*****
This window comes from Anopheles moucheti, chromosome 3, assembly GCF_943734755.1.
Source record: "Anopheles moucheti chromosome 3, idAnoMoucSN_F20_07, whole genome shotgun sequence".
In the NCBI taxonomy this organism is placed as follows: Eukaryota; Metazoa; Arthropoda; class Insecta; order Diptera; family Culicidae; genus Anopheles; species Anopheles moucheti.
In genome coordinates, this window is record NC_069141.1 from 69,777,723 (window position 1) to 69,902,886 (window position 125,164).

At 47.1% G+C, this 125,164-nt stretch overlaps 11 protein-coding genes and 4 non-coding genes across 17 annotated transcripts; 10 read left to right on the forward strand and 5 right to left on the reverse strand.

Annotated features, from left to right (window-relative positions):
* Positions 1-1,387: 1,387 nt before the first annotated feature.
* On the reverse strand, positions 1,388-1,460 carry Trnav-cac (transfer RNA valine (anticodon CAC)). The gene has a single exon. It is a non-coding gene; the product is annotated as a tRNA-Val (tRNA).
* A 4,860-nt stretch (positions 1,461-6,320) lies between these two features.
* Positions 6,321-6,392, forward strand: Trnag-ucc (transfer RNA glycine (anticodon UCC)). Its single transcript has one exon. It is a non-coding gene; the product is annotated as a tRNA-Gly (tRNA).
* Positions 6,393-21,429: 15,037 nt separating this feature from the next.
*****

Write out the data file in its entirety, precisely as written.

This window comes from Anopheles moucheti, chromosome 3, assembly GCF_943734755.1.
Source record: "Anopheles moucheti chromosome 3, idAnoMoucSN_F20_07, whole genome shotgun sequence".
In the NCBI taxonomy this organism is placed as follows: Eukaryota; Metazoa; Arthropoda; class Insecta; order Diptera; family Culicidae; genus Anopheles; species Anopheles moucheti.
In genome coordinates, this window is record NC_069141.1 from 69,777,723 (window position 1) to 69,902,886 (window position 125,164).

At 47.1% G+C, this 125,164-nt stretch overlaps 11 protein-coding genes and 4 non-coding genes across 17 annotated transcripts; 10 read left to right on the forward strand and 5 right to left on the reverse strand.

Annotated features, from left to right (window-relative positions):
* Positions 1-1,387: 1,387 nt before the first annotated feature.
* On the reverse strand, positions 1,388-1,460 carry Trnav-cac (transfer RNA valine (anticodon CAC)). The gene has a single exon. It is a non-coding gene; the product is annotated as a tRNA-Val (tRNA).
* A 4,860-nt stretch (positions 1,461-6,320) lies between these two features.
* Positions 6,321-6,392, forward strand: Trnag-ucc (transfer RNA glycine (anticodon UCC)). Its single transcript has one exon. It is a non-coding gene; the product is annotated as a tRNA-Gly (tRNA).
* Positions 6,393-21,429: 15,037 nt separating this feature from the next.